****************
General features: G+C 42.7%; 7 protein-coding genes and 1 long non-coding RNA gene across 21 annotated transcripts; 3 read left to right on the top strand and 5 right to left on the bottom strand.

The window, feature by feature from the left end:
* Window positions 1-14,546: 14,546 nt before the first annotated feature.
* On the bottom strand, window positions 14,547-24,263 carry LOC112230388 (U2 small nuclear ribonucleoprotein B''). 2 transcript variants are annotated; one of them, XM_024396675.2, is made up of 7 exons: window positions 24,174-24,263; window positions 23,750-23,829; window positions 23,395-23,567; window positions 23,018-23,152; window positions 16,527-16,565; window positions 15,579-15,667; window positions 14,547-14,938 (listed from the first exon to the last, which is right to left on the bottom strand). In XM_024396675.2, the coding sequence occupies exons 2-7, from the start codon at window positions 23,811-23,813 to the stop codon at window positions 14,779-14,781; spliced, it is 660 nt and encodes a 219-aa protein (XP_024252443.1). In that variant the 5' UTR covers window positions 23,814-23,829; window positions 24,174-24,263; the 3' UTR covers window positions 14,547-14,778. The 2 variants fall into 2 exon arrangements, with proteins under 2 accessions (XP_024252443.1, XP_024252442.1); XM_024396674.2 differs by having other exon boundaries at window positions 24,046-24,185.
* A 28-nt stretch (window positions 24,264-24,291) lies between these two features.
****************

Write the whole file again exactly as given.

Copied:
General features: G+C 42.7%; 7 protein-coding genes and 1 long non-coding RNA gene across 21 annotated transcripts; 3 read left to right on the top strand and 5 right to left on the bottom strand.

The window, feature by feature from the left end:
* Window positions 1-14,546: 14,546 nt before the first annotated feature.
* On the bottom strand, window positions 14,547-24,263 carry LOC112230388 (U2 small nuclear ribonucleoprotein B''). 2 transcript variants are annotated; one of them, XM_024396675.2, is made up of 7 exons: window positions 24,174-24,263; window positions 23,750-23,829; window positions 23,395-23,567; window positions 23,018-23,152; window positions 16,527-16,565; window positions 15,579-15,667; window positions 14,547-14,938 (listed from the first exon to the last, which is right to left on the bottom strand). In XM_024396675.2, the coding sequence occupies exons 2-7, from the start codon at window positions 23,811-23,813 to the stop codon at window positions 14,779-14,781; spliced, it is 660 nt and encodes a 219-aa protein (XP_024252443.1). In that variant the 5' UTR covers window positions 23,814-23,829; window positions 24,174-24,263; the 3' UTR covers window positions 14,547-14,778. The 2 variants fall into 2 exon arrangements, with proteins under 2 accessions (XP_024252443.1, XP_024252442.1); XM_024396674.2 differs by having other exon boundaries at window positions 24,046-24,185.
* A 28-nt stretch (window positions 24,264-24,291) lies between these two features.